University at Buffalo School of Law
This article analyzes and recommends a Congressional response to the Supreme Court’s 2009 decision in Gross v. FBL Financial Services, Inc.. The article places the Gross decision’s choice of a causation standard for disparate treatment causes of action in historical context by comparing that choice with that made by Congress for Title VII in § 107 of the Civil Rights Act of 1991, and criticizes the Court’s activist refusal to follow its own Title VII precedent. Stressing the lower courts’ misinterpretation of § 107, both before and after the Court’s own interpretation of this section in 2003 in Desert Palace, Inc. v. Costa, the article does not recommend that Congress merely use the 1991 Act as a model for amending the ADEA. The article instead explains how Congress could more effectively formulate a contributing or motivating cause standard not only for anti-discrimination law mandates like those in the ADEA and Title VII, but also for other federal employment law prohibitions. The article also explains why the contributing cause standard is consistent with the consideration of the pretext proof contemplated within the McDonnell Douglas-Burdine framework for disparate treatment causes of action under federal anti-discrimination law.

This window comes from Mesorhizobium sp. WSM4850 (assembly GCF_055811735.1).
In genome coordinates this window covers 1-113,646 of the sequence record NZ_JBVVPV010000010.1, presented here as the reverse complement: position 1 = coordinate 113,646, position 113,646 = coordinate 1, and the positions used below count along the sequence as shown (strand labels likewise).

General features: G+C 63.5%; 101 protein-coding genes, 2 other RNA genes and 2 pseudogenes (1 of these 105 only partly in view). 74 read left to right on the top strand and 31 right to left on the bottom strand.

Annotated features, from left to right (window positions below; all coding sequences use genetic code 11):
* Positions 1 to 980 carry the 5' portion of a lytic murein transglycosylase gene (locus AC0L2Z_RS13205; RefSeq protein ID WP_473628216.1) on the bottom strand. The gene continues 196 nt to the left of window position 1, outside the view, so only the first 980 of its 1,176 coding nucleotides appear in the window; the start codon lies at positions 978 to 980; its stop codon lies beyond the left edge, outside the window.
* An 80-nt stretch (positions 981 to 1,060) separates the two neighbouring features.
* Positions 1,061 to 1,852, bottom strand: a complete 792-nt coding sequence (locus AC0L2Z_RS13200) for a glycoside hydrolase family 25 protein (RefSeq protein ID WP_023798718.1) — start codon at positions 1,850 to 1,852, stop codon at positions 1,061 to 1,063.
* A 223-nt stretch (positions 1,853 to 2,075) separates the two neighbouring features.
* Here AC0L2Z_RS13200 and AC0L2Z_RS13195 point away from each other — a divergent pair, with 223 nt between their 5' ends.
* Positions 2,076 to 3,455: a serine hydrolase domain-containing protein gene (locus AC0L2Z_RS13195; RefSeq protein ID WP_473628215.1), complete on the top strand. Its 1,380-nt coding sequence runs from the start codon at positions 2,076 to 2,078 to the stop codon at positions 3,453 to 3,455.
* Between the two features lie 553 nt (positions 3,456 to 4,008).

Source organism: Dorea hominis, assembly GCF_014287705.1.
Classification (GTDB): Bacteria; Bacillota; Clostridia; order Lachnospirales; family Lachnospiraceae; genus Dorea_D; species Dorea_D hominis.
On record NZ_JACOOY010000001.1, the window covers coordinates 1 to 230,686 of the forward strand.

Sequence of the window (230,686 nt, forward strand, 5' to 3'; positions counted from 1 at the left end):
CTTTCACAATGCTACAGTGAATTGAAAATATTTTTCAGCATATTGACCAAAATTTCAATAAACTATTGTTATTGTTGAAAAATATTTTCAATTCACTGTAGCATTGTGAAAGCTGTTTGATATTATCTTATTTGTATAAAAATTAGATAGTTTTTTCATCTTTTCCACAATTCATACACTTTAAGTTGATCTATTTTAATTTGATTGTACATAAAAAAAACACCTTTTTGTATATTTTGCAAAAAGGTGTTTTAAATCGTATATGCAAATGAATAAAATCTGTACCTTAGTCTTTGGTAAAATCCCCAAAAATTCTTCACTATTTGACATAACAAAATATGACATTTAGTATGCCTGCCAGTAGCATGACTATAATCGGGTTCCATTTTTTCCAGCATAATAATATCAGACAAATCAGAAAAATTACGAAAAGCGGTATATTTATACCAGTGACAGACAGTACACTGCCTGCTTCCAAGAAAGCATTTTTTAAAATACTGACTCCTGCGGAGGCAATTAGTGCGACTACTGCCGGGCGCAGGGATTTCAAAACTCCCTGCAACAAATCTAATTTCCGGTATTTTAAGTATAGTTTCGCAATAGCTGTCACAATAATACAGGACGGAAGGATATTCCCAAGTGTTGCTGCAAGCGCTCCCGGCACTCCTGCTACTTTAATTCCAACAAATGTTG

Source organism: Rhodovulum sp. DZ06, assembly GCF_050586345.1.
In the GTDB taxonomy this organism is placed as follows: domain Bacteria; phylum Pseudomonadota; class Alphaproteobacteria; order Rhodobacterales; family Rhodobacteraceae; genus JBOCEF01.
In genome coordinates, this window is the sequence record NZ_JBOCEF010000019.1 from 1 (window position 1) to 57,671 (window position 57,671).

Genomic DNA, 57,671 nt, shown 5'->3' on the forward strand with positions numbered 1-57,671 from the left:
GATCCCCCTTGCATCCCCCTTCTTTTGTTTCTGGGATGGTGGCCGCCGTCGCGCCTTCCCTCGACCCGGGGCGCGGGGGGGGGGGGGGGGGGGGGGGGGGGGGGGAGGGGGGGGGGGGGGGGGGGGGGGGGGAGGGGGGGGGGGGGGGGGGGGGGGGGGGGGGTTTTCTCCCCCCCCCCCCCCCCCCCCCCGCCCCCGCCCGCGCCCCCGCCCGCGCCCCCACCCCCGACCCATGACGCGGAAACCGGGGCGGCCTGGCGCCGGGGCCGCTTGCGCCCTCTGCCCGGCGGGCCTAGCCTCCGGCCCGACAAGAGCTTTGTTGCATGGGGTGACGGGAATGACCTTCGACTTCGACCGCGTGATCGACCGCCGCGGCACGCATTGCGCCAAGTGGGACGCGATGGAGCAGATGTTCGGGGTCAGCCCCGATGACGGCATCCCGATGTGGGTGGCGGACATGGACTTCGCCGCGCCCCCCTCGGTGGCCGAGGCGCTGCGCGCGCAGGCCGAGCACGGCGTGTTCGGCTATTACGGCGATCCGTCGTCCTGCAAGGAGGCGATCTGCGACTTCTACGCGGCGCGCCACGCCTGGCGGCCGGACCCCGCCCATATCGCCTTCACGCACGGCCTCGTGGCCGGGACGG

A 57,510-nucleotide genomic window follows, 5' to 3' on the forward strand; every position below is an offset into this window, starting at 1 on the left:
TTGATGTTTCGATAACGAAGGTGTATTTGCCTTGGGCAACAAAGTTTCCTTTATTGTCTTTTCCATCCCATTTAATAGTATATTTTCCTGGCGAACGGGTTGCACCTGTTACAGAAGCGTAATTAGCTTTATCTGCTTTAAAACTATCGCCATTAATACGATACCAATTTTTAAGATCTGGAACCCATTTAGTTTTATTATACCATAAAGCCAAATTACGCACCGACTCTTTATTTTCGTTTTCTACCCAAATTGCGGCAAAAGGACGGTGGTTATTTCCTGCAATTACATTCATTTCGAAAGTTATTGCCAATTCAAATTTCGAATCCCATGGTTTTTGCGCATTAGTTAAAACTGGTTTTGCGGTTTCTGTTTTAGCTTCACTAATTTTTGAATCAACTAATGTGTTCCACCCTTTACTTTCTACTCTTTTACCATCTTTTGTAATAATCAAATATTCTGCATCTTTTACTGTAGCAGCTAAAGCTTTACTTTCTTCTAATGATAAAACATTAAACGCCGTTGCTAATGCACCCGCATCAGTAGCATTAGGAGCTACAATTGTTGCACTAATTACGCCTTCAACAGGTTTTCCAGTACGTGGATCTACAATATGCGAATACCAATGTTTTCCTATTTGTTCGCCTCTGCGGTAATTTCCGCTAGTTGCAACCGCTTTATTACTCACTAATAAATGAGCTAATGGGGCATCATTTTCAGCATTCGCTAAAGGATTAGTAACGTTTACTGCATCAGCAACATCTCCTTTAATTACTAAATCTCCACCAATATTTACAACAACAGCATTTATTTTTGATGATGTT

Michael C. Harper,
The Causation Standard in Federal Employment Law: Gross v. FBL Financial Services, Inc., and the Unfulfilled Promise of the Civil Rights Act of 1991
Buffalo Law Review
Available at: https://scholarship.law.bu.edu/faculty_scholarship/515